Nineteen ninety-nine: hot, dry, and touristy.
By Gerald E. McLeod, Fri., Jan. 7, 2000
The most devastating event of the year was Mother Nature's cruel joke of a prolonged drought in much of Texas, the Southwest, and northern Mexico. Most of the best swimming holes were dry throughout the summer. A long, hot summer it was.
The weather didn't stop visitors from swarming to the state in record numbers. According to the Texas Department of Economic Development, tourism pumped more than $34 billion into the state's economy. The top 10 attractions were the Alamo, San Antonio River Walk, Six Flags Over Texas in Arlington, San Marcos Outlet Malls, State Capitol, Fort Worth Stockyards, Padre Island National Seashore, Astrodome, Sea World Texas, and the San Antonio Zoo.
Texas sports teams had one of the best combined years in modern history. The dream of an I-45 World Series between the Rangers and the Astros went unrealized again, but the Stars brought hockey's Stanley Cup to Dallas, the Houston Comets won their third consecutive WNBA title, and the San Antonio Spurs won the NBA championship.
The successes put voters in a very generous mood. San Antonio approved a $175 million new home for the Spurs only six years after the Alamodome opened. This happened four months after the league championship came to a city that has turned down several bond issues to build a reservoir for a municpal water supply. Instead, the city is content with being the largest city in America relying on an underground aquifer and taxing hotel rooms 16.75 percent.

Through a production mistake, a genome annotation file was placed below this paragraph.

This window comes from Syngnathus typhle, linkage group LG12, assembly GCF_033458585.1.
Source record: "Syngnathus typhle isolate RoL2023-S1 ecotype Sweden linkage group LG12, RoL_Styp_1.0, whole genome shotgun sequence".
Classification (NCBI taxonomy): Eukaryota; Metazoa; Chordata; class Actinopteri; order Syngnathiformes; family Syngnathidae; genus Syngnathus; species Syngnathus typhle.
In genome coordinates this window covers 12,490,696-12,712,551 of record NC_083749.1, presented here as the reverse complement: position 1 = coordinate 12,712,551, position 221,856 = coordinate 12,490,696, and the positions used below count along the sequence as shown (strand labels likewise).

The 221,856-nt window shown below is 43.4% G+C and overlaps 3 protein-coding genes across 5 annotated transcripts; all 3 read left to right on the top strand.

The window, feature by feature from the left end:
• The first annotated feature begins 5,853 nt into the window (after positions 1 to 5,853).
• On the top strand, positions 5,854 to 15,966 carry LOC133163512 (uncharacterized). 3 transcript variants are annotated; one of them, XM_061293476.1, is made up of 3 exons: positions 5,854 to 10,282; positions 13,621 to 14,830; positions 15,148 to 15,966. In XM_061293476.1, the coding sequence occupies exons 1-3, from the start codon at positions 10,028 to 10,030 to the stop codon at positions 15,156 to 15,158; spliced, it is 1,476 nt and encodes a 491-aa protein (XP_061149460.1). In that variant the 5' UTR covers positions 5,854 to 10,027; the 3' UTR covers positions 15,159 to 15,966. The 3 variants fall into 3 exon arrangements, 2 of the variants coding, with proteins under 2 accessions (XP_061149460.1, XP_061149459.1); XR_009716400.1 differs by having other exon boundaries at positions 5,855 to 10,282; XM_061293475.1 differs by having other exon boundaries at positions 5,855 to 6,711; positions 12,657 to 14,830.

The prize for highest hotel tax in the nation goes to Houston, where visitors pay 17 percent. Much of the money goes to pay for a new baseball park that opens next year to replace the Astrodome, as well as a new hockey arena.
Not everyone in the state was making a living at the public trough. The Ayers family of Austin received the President's Award from the Nature Conservancy for preserving more than two-thirds of their 6,700-acre Shield Ranch. The family donated a conservation easement to the Nature Conservancy of Texas, permanently restricting development on the ranch along Barton Creek in Western Travis County southwest of Austin.
The Gulf Coast Bird Observatory outside of Lake Jackson, 50 miles south of Houston, opened to the public with the help of the Nature Conservancy of Texas and Dow Chemical. The 36-acre nature preserve on land once owned by Stephen F. Austin's sister currently offers hiking trails and interpretive programs. For information, call 409/480-0999 or visit http://www.gcbo.org.
Also opening this year was Canyon of the Eagles Lodge and Nature Park on Lake Buchanan. A joint endeavor by the Lower Colorado River Authority, Texas Parks and Wildlife, and the Presidian L.C. of San Antonio, the new park offers camping, cabins, eagle-spotting boat tours, a swimming beach, and hiking trails, with more amenities to be added later. The park is northwest of Burnet off TX 29 at the northern end of RR 2341. For information call 800/977-0081.